The eldest brother traveled further than the others, until he came to a forest lake in the shadow of a mountain. There he saw a mighty wild horse of reddish brown and spotted white drinking at the shore, so he hid himself to observe. For days he watched the splendid creature come and go to its favorite place to drink and rest. The brother made a camp downwind so as to not alert the animal, and prayed to the Great Spirit for how to make the horse his own. The brother received dreams to guide him in understanding the horse’s wild energies, so he could gradually approach the animal and communicate his intentions to become its fair and proper master. The horse at first protested but in time came to trust the brother, until at last the two could ride back as one into the village. There they were met by the medicine man who said Great Spirit told me you were coming to be my apprentice now, and the brother was glad and gave many thanks.

In the years that followed, the grandmother watched as her three grandsons each explored their own paths of choice and fate. The youngest brother won many battles for horses for the tribe, and in gratitude was given by the chief his proud daughter’s hand in marriage. Outwardly the couple was celebrated and appeared happy, but privately the girl proved to be demanding and even cruel. When she could not produce a child, she used her father’s favor to forbid her husband to find another bride, and to instead order him to steal not only horses but also children for her from his war parties. This earned the brother an extra wrath from neighboring tribes, who sent spies to find and kill him. The brother and his amazing horse could not outrun every attempt upon his life, and one day they were found dead with many arrows piercing their hides.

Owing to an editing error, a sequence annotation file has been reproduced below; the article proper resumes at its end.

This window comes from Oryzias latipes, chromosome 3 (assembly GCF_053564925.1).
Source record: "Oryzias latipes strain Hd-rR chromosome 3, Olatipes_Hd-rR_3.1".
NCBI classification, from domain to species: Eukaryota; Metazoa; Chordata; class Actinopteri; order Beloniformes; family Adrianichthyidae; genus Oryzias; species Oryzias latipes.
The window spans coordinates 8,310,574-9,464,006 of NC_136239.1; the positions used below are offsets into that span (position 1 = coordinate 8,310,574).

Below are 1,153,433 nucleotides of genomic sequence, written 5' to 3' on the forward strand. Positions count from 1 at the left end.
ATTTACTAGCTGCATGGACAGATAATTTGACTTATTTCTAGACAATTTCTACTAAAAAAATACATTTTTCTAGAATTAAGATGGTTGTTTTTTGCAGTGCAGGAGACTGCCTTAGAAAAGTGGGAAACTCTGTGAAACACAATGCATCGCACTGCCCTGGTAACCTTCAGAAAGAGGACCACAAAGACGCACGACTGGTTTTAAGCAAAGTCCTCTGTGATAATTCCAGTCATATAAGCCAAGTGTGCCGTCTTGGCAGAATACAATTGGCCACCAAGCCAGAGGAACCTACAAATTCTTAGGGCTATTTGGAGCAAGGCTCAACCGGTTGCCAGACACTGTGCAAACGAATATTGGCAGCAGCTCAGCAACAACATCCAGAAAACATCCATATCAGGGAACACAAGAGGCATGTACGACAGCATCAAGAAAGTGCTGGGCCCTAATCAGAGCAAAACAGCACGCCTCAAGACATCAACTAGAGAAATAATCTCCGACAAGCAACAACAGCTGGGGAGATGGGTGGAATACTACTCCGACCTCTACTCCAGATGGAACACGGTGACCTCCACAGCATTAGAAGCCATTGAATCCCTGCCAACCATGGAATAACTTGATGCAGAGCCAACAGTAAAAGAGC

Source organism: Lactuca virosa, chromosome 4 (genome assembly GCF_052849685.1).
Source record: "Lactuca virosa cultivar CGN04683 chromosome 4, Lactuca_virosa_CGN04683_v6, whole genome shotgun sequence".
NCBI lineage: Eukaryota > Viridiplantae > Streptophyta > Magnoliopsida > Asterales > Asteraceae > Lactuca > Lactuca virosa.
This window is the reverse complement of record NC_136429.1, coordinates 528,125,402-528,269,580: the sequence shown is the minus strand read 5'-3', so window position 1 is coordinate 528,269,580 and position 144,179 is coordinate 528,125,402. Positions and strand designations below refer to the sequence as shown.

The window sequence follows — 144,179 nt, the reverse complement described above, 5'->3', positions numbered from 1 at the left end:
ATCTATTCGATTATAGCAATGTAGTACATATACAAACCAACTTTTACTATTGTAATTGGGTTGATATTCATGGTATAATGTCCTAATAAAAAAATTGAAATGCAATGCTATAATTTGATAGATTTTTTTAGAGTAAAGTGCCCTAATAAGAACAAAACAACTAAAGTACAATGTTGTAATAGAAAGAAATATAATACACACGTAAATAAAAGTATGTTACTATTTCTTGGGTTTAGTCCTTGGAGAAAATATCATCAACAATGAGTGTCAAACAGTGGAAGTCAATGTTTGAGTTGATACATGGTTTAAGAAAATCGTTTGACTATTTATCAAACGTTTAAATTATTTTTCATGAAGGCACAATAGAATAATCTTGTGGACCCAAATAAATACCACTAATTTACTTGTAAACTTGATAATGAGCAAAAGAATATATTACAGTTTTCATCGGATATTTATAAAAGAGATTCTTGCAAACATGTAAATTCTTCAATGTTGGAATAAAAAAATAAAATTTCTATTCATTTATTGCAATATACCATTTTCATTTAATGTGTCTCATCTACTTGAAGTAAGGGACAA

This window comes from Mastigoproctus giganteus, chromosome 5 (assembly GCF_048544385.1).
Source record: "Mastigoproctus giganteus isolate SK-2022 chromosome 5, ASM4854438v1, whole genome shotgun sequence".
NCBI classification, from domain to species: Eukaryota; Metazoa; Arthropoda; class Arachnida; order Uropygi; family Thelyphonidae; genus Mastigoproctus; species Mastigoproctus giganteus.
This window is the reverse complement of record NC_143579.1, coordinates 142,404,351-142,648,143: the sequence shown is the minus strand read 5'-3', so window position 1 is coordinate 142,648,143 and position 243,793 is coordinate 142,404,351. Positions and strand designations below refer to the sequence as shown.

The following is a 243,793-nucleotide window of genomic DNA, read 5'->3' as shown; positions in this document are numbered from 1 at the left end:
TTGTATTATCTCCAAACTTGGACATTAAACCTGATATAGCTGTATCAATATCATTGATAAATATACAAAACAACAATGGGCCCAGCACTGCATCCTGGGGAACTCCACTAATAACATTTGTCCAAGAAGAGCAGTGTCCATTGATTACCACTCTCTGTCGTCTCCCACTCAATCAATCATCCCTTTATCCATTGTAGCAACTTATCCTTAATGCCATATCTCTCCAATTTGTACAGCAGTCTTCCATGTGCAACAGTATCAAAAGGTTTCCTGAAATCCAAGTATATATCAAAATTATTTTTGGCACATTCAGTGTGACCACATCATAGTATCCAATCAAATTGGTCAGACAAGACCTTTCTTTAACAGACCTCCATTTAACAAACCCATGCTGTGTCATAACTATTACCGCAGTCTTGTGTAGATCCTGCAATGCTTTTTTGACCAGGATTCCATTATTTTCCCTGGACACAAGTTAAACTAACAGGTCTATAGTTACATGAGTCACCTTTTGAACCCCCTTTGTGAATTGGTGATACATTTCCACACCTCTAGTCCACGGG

The middle brother chose the loveliest girl who nursed him back to health to be his bride. Unfortunately, his leg never fully healed, so he became lame and dependent on his white horse to carry him on buffalo hunts to provide for his growing family. The horse remained temperamental and unreliable, which tested the patience of the loving brother. Over time the brother became so frustrated that he would lash out, but only at his wife and never to the horse who was his real problem. He feared angering the animal who was after all a magical gift of the Great Spirit to whom he owed his life. The gentle wife became increasingly unhappy, both with her husband for his treatment of her and the horse which had remained so wild that the brother’s buffalo hunts often failed and the children went hungry. Everyone in the village pitied the suffering family, but no one dared intervene for fear of crossing the will of the Great Spirit who had sent the strange white horse to create such a fate.

The eldest brother studied under the medicine man to become his successor and a powerful shaman for the tribe. His medicine animal was the horse, of course, which gave him the power to know which way the future was headed and how to work with the energies of change. When his youngest brother was killed for having warred upon so many other tribes, the eldest brother was able to broker a peace between the chiefs, return the stolen children, and even find a suitable remarriage for his brother’s widow, the chief’s jealous daughter. When the eldest brother saw the misery of his middle brother, he whispered to the white horse and taught the middle brother to at last properly respect and tame the wild animal, thus bringing peace to the entire family. When the eldest brother saw the women of his tribe both admire and fear his powers as the medicine man, he balanced his internal energies so that he might tame his own desires as a man and become the fair and equal friend to all.

In time, the eldest brother’s red and white spotted horse carried him on peacemaking missions to further and further tribes, until he became known to a medicine woman who was his true equal and peer. Together they foresaw the coming of the end of the buffalo, of the massacres and demise of the native way of life. When none would believe them in their time that white men could or would one day kill the mighty herds of millions of bison whose stampedes perfectly tilled the prairies unlike the white man’s overgrazing cows, the two shamans retired to that peaceful lake in the shadow of the mountain where the Great Spirit’s gift horse had first been found. In love and wisdom the couple worked quietly together to lay the seeds for a future time in which all would be healed once again upon the mighty land. They made rituals and prayers to the Great Spirit, Mother Earth, and Father Sky, called on the ancestors and future generations, and held conferences with the nature spirits, light beings, and star people to agree for when to intervene and when to allow imbalances to run their course.